It’s time to step into the Octagon for the first time in 2014 as we take a look at the UFC’s first ever show in Singapore, shown this past Saturday night on BT Sport here in Britain.
The show began in the bantamweight division as Kang Kyung Ho took on Shunichi Shimizu.
This certainly proved to be an eventful fight, especially in the first round. Kang looked almost unstoppable at first when he took the fight to the ground and went for a variety of submissions, and when those didn’t quite come off he went down the ground and pound route instead.
That’s when his assault came to a halt. The referee stepped in after Kang connected with two twelve-to-six elbows, blows which are illegal under MMA rules. He then took not one but two points away from him, meaning that although he’d been on top he would end the round one point down.
This seemed to derail him a little, and things looked slightly worse when one of his kicks looked like it had gone south of the border. Shimizu complained about the groin strike, but when the referee saw the replay he declared the kick legal.
Despite the setbacks Kang continued his dominance as soon as the second round began, and although Shimizu had some success with a couple of takedowns he just seemed powerless against the Korean’s ground game, and as the second became the third it was the same story, only this time around Kang was a lot more aggressive.
His ground and pound from within Shimizu’s guard looked almost brutal at times, but it was also highly effective, and with Shimizu floundering Kang soon worked his way into position for an arm triangle, with Shimizu tapping to give Kang the highly impressive submission win.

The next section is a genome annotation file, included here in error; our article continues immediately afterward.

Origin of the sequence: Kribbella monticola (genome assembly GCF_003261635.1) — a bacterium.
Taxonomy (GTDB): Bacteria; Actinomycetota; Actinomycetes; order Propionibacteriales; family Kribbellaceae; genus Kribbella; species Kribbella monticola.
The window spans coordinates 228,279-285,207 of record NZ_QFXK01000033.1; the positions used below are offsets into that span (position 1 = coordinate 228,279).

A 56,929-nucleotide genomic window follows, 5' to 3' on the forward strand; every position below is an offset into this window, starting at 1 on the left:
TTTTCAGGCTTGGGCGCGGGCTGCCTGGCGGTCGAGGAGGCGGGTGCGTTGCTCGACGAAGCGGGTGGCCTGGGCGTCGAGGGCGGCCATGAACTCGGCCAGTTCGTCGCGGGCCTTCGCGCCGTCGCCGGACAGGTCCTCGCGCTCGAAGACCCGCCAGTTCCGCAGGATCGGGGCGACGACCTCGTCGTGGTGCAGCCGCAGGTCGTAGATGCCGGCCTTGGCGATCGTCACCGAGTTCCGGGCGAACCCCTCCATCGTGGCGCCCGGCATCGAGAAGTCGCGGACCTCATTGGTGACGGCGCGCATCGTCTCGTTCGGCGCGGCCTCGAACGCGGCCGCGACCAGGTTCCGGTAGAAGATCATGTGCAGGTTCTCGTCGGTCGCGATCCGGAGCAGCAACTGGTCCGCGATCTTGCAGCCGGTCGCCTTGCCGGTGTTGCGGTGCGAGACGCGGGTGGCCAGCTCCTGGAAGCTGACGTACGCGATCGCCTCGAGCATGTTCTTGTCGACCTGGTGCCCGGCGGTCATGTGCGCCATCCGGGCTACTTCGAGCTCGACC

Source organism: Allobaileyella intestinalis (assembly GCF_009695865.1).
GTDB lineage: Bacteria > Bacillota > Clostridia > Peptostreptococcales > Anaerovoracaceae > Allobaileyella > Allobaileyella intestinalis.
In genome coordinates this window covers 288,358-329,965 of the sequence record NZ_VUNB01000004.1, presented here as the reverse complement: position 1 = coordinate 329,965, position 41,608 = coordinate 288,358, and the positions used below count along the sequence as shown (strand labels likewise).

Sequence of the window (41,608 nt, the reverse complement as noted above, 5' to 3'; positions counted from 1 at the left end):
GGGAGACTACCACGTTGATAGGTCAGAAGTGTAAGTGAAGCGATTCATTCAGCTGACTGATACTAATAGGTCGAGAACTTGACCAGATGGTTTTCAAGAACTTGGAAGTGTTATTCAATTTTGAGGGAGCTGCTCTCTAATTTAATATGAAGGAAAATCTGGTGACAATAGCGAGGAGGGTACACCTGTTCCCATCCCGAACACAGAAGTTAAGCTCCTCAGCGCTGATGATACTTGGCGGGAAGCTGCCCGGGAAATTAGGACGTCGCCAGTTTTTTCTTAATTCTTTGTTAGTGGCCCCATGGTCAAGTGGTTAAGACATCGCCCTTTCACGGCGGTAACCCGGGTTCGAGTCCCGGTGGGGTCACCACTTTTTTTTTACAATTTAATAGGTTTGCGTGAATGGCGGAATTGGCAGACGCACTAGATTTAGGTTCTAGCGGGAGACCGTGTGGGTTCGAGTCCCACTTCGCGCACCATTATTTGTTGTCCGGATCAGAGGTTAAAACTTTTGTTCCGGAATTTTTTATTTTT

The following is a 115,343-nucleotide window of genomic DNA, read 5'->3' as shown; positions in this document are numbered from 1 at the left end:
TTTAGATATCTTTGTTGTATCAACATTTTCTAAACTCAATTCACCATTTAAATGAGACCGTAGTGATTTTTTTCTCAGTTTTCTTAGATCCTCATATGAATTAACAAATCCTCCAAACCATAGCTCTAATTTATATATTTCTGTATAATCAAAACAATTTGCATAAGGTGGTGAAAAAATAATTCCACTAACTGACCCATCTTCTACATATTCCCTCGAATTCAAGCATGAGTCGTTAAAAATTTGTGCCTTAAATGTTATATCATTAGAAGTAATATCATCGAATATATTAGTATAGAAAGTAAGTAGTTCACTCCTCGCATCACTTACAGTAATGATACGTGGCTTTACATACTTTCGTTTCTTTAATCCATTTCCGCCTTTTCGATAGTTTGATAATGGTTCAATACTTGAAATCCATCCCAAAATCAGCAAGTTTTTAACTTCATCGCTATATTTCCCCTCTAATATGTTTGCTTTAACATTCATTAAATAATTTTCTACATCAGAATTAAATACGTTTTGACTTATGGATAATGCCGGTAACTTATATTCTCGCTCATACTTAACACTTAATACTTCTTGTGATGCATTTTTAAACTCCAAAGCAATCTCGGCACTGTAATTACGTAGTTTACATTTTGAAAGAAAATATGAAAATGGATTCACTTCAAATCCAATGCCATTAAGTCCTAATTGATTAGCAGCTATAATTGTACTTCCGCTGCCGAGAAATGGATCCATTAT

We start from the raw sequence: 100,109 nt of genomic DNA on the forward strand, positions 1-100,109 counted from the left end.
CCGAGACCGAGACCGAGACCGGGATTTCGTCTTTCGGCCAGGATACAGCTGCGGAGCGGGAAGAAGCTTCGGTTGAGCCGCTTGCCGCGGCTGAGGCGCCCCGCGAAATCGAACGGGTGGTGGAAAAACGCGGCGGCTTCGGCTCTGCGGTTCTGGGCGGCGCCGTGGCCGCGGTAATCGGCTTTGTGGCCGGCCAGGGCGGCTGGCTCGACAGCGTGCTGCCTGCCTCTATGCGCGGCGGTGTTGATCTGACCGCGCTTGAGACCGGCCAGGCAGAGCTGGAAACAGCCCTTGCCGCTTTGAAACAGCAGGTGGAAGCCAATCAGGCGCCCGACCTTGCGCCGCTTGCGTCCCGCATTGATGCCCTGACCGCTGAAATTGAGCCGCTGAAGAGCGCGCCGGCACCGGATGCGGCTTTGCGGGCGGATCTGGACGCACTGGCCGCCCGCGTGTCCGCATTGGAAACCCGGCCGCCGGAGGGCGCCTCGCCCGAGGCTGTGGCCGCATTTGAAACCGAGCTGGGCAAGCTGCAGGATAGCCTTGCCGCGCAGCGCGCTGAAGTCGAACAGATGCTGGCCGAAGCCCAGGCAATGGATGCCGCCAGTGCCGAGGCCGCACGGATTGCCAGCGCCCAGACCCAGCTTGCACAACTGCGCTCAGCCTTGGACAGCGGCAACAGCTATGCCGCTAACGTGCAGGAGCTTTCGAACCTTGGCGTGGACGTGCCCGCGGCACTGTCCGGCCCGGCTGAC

It was up to welterweight for the next fight as Kiichi Kunimoto faced Luiz Dutra.
Like the first fight this was another eventful encounter. It began with a lengthy feeling out process as the two debuting fighters tried to find their range before Kunimoto went for an unsuccessful takedown against the cage. They then went back to testing the waters a little before both fighters got off a couple of good blows.
Then came the controversial moment. When Kunimoto went for another takedown against the fence Dutra connected with three elbows to the back of Kunimoto’s head. The referee immediately stopped the Brazilian from inflicting further damage as the Japanese star slumped to the canvas.
So while Dutra protested his innocence the doctors checked Kunimoto over, and when it became obvious that he couldn’t continue the referee waved the fight off and gave Kunimoto the win via disqualification. As for Dutra, when he it finally dawned on him what he’d done he left the cage in tears.
Then it was down to featherweight as Tatsuya Kawajiri went up against Sean Soriano.
This one was pretty good. Soriano had some success early on with a couple of knees in the clinch, and a few moments later he did a great job of defending against Kawajiri’s takedown attempts.
But with the Japanese star relentless in his attempts to take the fight to the ground the American finally succumbed. Kawajiri went to work quickly as he took Soriano’s back, and when a brief attempt at a rear naked choke failed he unleashed a ground and pound barrage that Soriano just managed to survive.